San Antonio had to claw its way into contention for Tesla Motors' planned “gigafactory,” a dream project that would put 6,500 people to work in a $5 billion plant that produces lithium-ion batteries.
By several accounts, local officials overcame the city's also-ran status in the early stages of Tesla's site selection. They finally coaxed the electric-car maker into taking a serious look at San Antonio for the project, which the Palo Alto, Calif.-based company announced in late February.
Now, San Antonio may be considered the strongest potential site in Texas.
That's because CPS Energy brings a lot to the table as a would-be partner for Tesla and because Mayor Julián Castro is reportedly working as many angles to win the project as he and his staff can think of.
As Tesla vets potential locations, CPS Energy is posting flirtatious Tweets on the virtues of electric vehicles. The city-owned utility is also using social media to play up its commitments to renewable energy — it's looking to make wind and solar power account for 20 percent of its electricity sources by 2020 — and demand response, which is when customers voluntarily reduce their use of electricity at times of peak demand.
Presumably, that's music to the ears of Elon Musk, the co-founder, CEO and chairman of Tesla. He's also co-founder of Solar City, one of the largest providers of residential solar systems in the U.S., and Tesla's gigafactory would produce battery packs not just for Tesla vehicles but also “stationary storage applications” for homes and businesses. Solar panels on rooftops and battery systems to store the power they generate would come in handy for the demand response CPS Energy boasts about.
Texas — which is competing against Arizona, Nevada and New Mexico for the gigafactory — also has caught a couple of lucky breaks lately.
A big black mark against both Texas and Arizona is that they basically outlaw Tesla's distribution model — to sell cars directly to consumers, without going through franchised auto dealers.
True, Texas lawmakers are unlikely to break free of the hold dealers have on them (and their campaign accounts) anytime soon. But at least Arizona proved itself to be in the same position last week; a bill that would have allowed Tesla to sell straight to consumers — perhaps giving the state an edge — died in the legislature, according to news reports.
Also last week, the drive in New Mexico for a special legislative session to OK incentives for the gigafactory appears to have petered out, Albuquerque Business First reported Tuesday.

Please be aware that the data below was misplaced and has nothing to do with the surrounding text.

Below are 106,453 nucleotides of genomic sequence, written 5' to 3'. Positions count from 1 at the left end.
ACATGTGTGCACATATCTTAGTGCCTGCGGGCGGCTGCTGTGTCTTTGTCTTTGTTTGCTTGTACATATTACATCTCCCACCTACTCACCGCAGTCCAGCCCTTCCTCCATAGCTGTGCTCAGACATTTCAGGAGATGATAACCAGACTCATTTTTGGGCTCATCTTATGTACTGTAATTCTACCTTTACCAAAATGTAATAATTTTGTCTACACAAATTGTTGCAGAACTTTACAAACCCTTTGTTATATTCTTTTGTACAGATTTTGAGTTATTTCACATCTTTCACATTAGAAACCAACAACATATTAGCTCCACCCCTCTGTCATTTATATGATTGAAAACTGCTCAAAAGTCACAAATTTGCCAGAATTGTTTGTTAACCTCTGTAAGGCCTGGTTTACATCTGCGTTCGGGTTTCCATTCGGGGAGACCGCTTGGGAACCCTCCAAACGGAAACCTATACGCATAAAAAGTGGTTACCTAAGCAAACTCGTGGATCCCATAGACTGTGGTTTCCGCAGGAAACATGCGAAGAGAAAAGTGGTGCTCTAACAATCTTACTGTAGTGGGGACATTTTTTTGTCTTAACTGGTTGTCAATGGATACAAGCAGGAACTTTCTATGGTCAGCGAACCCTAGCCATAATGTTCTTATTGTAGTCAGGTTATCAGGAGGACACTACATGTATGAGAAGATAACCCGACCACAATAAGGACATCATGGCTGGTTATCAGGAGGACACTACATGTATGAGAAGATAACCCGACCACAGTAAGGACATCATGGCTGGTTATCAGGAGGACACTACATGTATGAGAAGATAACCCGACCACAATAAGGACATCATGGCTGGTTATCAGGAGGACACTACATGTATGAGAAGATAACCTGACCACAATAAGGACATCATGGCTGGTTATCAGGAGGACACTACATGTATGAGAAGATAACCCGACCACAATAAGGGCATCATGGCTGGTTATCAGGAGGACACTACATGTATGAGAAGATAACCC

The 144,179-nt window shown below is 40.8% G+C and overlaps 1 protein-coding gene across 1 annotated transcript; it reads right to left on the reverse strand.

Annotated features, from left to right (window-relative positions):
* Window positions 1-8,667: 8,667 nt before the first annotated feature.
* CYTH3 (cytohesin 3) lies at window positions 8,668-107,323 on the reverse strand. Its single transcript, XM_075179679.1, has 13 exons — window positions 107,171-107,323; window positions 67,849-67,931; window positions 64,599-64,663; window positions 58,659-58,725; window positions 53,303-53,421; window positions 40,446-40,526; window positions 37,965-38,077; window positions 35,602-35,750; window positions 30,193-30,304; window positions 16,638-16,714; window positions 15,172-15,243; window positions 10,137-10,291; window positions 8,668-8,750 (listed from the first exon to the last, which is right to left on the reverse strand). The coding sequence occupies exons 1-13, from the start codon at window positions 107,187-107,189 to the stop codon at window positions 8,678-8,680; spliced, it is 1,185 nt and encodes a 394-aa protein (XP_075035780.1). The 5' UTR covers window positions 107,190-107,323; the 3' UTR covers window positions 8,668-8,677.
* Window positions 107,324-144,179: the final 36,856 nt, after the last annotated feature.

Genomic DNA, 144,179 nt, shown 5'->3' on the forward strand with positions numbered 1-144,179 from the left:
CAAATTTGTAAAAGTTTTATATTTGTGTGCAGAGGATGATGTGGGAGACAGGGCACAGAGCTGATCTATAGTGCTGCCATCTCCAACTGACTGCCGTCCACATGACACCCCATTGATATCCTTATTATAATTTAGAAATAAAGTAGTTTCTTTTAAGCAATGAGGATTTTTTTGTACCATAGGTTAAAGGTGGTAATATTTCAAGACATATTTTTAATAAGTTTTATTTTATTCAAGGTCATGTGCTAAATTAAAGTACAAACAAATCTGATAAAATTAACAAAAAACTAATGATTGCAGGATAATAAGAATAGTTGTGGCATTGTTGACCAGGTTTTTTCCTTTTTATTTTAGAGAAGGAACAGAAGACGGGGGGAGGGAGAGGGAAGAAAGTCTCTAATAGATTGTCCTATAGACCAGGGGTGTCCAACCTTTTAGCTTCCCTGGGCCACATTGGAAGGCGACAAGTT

But as San Antonio officials have gotten their hopes up, questions about the viability of Musk's gigafactory have been relentless. An April 1 headline in the Wall Street Journal: “Does Tesla Really Need a $5 Billion Battery Factory?”
Some of the skepticism started with Panasonic, which currently supplies lithium-ion batteries to Tesla.
The maker of the luxury Model S sedan is willing to spend $2 billion on the facility, which would take up 10 million square feet and sit on as many as 1,000 acres. The company needs partners to cover the other $3 billion, and Musk suggested Panasonic might be one of them.
But Panasonic's president, Kazuhiro Tsuga, was noncommittal when he talked with reporters in Tokyo on March 26. As Bloomberg reported, he said: “Elon plans to produce more affordable models besides Model S, and I understand his thinking and would like to cooperate as much as we can. But the investment risk is definitely higher.”
Tesla has stayed mum on potential partners since then.
The big idea behind the gigafactory is that mass production, with raw materials such as lithium and cobalt coming in the front door and battery packs going out the back, will push down the cost of batteries by about 30 percent. Since batteries are the most expensive components of electric vehicles, the cost cuts would make Tesla cars less expensive.
A good thing, considering the Model S now starts at a little more than $70,000.
The company also has its mid-market Model E in the works — a car priced for the rest of us. It's expected to launch in 2017, the same year Tesla wants its gigafactory to start production.
Some of the questions coming at Tesla are whether it could actually slice 30 percent off of battery production costs, and how it would source the raw materials. But the most important question is whether enough drivers will embrace all-electric vehicles to keep the gigafactory humming.
As planned, the facility would produce enough batteries for 500,000 vehicles per year by 2020.
Selling that many Teslas would be a real feat.
The company began delivering the Model S is 2012 and had sold over 25,000 in North America and Europe by the end of 2013, according to a filing with the Securities and Exchange Commission. For a little perspective: Chevrolet sold 42,000 Silverado trucks in March.
Overseas sales will be critical to Tesla. The manufacturer will start selling Model S sedans in China this month, and in Japan, the United Kingdom and Australia later this year.
A local official I talked with recently, who's worked on the gigafactory bid, was hopeful but also wary, saying, “There are questions about how viable this project is.
“It depends on your view of the future. Will enough people give up their gas-powered cars?”